You May Also Like

3 things we learned about intuition from Broad City’s Ilana Glazer

Come meditate with us on November 7—and leave with a gorgeous bouquet

Everything you need to do to stay healthy, fit, and happy in your 30s

Helen Mirren’s genius tips on love, friendship, and not listening to haters

The 5-minute hack that will calm your mind and gut in any situation

The surprising green that will make your smoothie taste amazing, according to Giada De Laurentiis

Why Baptiste Power Vinyasa Yoga is made for intense New Yorkers

(Photo: TK)
Bethany Lyons at her Tribeca yoga studio, Lyons Den. (Photo: Garance Dore)


Bethany Lyons has a fitness habit of going where no one has gone before. First, the former regional group fitness manager at Crunch took a leap of faith and joined a little 72nd studio called SoulCycle as an instructor back in 2006 before it was SoulCycle. And “before they even had bikes!” she remembers.

And last November the telegenic blond opened Lyons Den Power Yoga, New York’s first studio dedicated to Baptiste Power Vinyasa Yoga, a challenging hot yoga style named for its internationally recognized innovator, Baron Baptiste (who’s based in Boston). It’s a no-mirrors method that gets your sweat pouring and your heart pounding. And Lyons just couldn’t let New Yorkers live without it.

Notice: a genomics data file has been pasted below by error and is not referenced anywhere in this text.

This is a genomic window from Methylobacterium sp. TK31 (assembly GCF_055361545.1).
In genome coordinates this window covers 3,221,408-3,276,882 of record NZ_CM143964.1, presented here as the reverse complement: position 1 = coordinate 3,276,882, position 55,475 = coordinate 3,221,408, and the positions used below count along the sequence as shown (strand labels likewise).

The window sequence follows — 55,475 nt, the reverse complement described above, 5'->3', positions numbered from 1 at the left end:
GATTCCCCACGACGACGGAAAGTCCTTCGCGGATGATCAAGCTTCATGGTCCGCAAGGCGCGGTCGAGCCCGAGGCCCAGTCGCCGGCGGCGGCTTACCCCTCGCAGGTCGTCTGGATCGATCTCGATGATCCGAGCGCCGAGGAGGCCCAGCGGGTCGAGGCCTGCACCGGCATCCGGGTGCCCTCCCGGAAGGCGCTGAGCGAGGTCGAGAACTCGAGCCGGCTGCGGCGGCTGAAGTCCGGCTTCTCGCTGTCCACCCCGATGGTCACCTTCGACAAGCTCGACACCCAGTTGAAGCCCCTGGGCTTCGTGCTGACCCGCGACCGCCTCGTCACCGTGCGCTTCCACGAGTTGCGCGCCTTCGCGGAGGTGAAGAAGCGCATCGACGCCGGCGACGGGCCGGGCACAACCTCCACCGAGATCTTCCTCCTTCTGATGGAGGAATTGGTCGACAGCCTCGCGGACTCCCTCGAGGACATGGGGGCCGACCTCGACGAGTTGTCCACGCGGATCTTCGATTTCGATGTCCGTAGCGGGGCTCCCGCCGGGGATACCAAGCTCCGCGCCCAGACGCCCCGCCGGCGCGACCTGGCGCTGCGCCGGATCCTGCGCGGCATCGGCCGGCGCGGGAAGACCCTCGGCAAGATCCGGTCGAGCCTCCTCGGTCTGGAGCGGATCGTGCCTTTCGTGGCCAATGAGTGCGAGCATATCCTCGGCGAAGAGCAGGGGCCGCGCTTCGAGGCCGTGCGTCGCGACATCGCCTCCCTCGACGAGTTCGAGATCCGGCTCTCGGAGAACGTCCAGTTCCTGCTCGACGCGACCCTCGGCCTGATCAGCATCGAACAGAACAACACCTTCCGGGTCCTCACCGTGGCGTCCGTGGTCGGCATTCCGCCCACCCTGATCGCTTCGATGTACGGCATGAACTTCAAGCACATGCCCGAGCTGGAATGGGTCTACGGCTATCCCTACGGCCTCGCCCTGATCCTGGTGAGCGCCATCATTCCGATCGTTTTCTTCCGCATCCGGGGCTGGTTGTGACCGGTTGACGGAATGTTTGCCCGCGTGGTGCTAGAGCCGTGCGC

“Baptiste Power Vinyasa yoga is a powerfully flowing vinyasa class done in heated space [90 to 95 degrees with high humidity] that embraces meditation and inquiry,” Lyons explains. “Sometimes we’re taking one breath per pose when going through the sun salutation, raising the heart rate. Sometimes we’re in a pose for 10 breaths. It’s definitely not a light workout.”

Because the workout and New Yorkers are equally intense in nature, says Lyons, who’s been doing it since 2001, she came to believe it would resonate with New Yorkers deeply—if only they had a place to practice it. “It allows an intense person to find a flow and relaxation within the movements.” And the countless chaturangas build some serious heat.

Lyons Den has become that sweaty spot where intensity is channeled, favored, and released. “You get a full rinse, a full-body workout,” Lyons says, evoking the cool language she uses during a sweat session. “It doesn’t make you feel half baked. We get a lot of athletes who love this style because of the strength it demands. It’s strength and stretch and some cardio.” —Jamie McKillop

You can try the style for yourself this Sunday, March 23—on us—at the Athleta Flatiron store, as part of our Sweat Series.

For more information, visit the Sweat Series class page or visit